HC Deb 15 December 1954 vol 535 cc1768-9
28. Mr. George Craddock

asked the Secretary of State for the Colonies on what grounds administrative officers in Tanganyika discouraged the formation of the Citizens' Union by the Washambaa in the Usambara Highlands.

Mr. Lennox-Boyd

Administrative officers have not discouraged the formation of a citizens' union by the Washambaa. I understand the main object of the proposed union is to conduct a campaign to try and remove the present chief, who was elected by 79 out of the 80 votes of the Electoral College.

At a recent meeting attended by 20,000 to 30,000 tribesmen, the Government were urged, with very few dissentients, to refuse registration of the union. No application to register such a union has been received by the Registrar of Societies in Tanganyika.

Mr. Craddock

Is the right hon. Gentleman aware that the local people sought the support of a lawyer so that he might be able to frame for them a constitution for a citizens' union or a political organisation? Is he further aware that administrative officers called a meeting to denounce the people who approached the lawyer, as a result of which they were given a very bad name? Is he aware that the local indigenous people think we are not supporting democracy but rather supporting dictatorship?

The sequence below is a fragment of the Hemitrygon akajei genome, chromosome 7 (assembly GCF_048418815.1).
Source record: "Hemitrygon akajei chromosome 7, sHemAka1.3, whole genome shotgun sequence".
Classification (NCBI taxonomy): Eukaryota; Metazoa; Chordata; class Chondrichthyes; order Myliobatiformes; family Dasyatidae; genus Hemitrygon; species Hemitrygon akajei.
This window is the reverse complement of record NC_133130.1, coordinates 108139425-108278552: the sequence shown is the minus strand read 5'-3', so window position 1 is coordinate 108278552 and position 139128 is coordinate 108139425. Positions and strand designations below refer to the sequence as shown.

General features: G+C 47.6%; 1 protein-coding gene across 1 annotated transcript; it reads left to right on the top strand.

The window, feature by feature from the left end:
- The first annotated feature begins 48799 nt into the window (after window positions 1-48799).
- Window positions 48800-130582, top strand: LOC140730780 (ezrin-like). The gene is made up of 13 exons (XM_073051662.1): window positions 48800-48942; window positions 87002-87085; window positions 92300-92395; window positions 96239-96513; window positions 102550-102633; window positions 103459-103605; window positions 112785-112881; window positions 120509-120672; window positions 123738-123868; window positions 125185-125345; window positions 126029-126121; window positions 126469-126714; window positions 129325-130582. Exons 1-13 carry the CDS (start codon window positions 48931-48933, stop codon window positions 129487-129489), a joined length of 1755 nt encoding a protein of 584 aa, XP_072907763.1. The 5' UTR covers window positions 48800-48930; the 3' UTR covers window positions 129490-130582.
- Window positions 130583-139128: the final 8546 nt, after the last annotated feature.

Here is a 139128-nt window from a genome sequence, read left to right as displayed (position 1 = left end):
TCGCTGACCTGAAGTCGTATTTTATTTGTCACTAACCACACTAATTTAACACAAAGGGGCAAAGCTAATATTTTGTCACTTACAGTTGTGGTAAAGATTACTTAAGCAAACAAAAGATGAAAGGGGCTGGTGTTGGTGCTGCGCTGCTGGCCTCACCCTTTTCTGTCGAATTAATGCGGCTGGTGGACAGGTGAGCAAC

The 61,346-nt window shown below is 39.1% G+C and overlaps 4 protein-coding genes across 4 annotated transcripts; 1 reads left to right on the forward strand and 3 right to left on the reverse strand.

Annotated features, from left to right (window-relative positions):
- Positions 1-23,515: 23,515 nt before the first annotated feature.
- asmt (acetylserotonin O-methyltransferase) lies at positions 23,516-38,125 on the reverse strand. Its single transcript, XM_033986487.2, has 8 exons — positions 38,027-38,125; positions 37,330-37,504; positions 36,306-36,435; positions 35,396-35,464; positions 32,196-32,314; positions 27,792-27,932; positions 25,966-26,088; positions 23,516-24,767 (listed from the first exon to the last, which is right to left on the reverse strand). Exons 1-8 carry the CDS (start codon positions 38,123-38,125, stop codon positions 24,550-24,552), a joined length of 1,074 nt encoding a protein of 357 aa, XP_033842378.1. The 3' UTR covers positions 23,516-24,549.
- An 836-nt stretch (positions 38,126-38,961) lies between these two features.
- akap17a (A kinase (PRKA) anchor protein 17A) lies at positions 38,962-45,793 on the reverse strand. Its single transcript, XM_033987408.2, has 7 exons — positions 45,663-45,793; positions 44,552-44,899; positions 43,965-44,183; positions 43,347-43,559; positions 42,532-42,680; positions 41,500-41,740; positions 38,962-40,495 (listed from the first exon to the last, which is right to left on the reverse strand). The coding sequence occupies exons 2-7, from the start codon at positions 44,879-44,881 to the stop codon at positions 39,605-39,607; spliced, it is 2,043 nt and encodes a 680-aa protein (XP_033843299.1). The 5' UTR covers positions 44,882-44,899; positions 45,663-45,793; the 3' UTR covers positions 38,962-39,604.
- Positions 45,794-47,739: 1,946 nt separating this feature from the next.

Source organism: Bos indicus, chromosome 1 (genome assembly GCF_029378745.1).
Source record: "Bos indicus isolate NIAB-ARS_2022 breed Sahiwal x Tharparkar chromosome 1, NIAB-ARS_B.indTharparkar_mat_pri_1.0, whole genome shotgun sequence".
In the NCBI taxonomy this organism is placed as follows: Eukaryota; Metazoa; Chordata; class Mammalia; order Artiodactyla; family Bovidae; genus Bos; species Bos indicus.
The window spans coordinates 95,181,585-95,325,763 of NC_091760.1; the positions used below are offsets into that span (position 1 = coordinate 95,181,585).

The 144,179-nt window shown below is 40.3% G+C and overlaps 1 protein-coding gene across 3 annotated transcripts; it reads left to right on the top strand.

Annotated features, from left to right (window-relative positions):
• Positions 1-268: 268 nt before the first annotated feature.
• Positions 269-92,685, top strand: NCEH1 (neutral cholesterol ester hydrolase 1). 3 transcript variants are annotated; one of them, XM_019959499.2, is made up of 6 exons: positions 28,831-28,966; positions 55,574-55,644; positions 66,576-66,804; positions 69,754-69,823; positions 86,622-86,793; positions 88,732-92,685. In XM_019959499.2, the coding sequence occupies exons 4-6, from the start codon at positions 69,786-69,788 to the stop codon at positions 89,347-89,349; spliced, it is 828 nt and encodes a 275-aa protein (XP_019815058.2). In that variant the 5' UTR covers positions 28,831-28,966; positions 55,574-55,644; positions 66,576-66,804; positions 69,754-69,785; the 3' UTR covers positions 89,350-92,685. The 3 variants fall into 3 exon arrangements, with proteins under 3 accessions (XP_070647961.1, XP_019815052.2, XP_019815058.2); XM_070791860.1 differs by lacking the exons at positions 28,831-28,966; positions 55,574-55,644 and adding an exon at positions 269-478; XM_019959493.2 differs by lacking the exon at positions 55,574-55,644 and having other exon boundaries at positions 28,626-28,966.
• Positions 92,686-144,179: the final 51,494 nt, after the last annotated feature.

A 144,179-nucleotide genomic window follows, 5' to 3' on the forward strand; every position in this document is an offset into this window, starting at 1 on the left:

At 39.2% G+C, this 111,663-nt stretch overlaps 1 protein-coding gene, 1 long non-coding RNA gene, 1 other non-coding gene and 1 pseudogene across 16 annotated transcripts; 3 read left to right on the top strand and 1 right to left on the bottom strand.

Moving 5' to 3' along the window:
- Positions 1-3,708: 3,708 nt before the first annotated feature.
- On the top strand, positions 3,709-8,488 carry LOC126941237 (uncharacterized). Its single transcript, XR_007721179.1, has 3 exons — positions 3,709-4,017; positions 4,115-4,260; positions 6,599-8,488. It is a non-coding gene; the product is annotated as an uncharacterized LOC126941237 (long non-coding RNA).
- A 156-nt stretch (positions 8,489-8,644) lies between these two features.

Mr. Lennox-Boyd

If an overwhelming majority of a meeting of 20,000 or 30,000 ask us to do something, and we follow their wishes, it is difficult to think that we are not listening to the people's will.

Captain Duncan

How can we have a citizens' union in a country in which there are no cities?

Mr. Snow

Will the right hon. Gentleman say what is the structure of the Electoral College of the Washambaa?

Mr. Lennox-Boyd

That certainly does not arise out of this Question.